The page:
Afghanistan’s fall to Taliban control has created the conditions for terrorist groups to use the country to launch attacks abroad, while Africa’s Sahel region has seen the rise of the fastest growing Islamist insurgency in the world, according to a report by a leading security company.
The Islamist victory across the border has led to the formation of new militant alliances in Pakistan’s tribal areas and the rise in assaults on security forces there are likely to continue, says Control Risks which raises the terrorism rating in those parts of Pakistan from “high” to “extreme”.
The report states “it will come as no surprise that Afghanistan has moved to ‘extreme’ from ‘high’. The Taliban, a sanctioned terrorist organisation, is in control. Or maybe it is not, which is one of the elements of volatility in that country for the coming year. The risk is very high that Afghanistan becomes a safe haven for terrorists with ambitions within its border and beyond.”
A number of states in Africa – the DRC (Democratic Republic of Congo) and parts of the CAR (Central African Republic), and South Sudan have also moved to the “extreme” category in the company’s annual “RiskMap”.
However clashes between the Islamic State West Africa Province (ISWAP) and a faction of Boko Haram has weakened the militant influence in Nigeria’s Borno state and limited their expansion to the south.
The northern Sahel region is “ the epicentre of the militancy” with large-scale attacks in Burkina Faso, Niger, Mali, Chad and a number of other states. The conflict has drawn in international forces – including those from Britain – to Mali where the risk factor is raised from “high” to “extreme” in the study.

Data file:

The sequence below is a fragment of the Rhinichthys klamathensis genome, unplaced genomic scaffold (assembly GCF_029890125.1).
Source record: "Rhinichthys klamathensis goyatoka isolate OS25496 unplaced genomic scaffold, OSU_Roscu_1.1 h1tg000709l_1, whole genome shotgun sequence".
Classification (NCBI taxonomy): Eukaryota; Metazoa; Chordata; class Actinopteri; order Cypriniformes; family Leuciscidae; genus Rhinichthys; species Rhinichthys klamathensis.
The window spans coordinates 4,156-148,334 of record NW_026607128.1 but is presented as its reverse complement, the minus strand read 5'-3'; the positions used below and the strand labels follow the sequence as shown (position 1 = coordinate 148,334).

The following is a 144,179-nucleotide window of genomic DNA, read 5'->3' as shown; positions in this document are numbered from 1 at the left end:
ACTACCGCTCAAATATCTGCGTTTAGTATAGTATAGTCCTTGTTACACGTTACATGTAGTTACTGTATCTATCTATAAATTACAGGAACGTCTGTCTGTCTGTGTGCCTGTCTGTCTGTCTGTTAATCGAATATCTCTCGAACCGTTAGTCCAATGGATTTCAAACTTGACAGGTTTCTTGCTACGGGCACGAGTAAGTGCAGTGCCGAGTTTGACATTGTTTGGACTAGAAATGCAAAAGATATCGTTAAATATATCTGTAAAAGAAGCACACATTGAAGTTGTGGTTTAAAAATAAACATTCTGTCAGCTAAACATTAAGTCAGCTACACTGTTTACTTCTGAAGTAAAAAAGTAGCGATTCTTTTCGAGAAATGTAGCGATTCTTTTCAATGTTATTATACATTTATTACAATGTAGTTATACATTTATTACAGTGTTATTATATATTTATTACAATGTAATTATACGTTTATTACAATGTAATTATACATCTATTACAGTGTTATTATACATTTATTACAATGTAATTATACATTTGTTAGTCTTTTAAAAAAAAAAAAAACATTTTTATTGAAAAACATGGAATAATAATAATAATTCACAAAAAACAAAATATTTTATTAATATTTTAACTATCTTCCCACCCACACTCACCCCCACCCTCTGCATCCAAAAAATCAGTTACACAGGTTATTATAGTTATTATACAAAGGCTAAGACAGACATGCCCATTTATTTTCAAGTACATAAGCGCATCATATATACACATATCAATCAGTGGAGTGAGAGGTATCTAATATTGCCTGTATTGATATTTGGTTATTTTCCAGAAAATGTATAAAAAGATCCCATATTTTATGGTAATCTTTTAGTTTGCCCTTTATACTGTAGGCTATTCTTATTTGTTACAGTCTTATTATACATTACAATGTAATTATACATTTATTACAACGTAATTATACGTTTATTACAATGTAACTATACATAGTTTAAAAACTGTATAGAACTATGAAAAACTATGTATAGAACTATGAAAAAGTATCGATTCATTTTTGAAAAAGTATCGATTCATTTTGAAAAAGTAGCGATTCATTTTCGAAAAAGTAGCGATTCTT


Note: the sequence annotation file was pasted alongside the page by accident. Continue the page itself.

In eastern Europe, despite the current turbulence in the border between Belarus and Poland, the report changed the security risk in Belarus from “ high” to “medium”. It says “this change reflects our view that Belarus’s most turbulent days – for 2022, at least – may be behind it. Alexander Lukashenko’s tenure is proving more durable than opposition politicians may have expected.”
The Balkans have been affected by political turbulence in recent months, with warnings that ethnic conflict may once again return to Bosnia.
The report raises the political risk rating from “medium” to “high” for Bulgaria, saying “this comes in acknowledgement of a highly fragmented political landscape and an unstable coalition we expect to form early in 2022. That coalition will be beset by political infighting and increase the risk of a vote of no confidence in the coming year.”
In Latin America political risk in Colombia rose from “low” to “medium”, whereas in Peru it goes from “high” to “medium”.
The company says: “In Colombia, we anticipate a left-wing president will win the May 2022 election, which will trigger a destabilising combination of deteriorating policy-making and declining business confidence.
“Though political risk in Peru drops, it’s not necessarily for an encouraging reason. We think a left-wing government there simply lacks the legislative support to enact laws that might threaten the private sector.”
However, one region of Peru, the Valley of the Rivers Apurímac, Ene and Matero (VRAEM), drops from “medium” to “high” due to the attacks being carried out by the left-wing Sendero Luminoso (Shining Path) guerillas.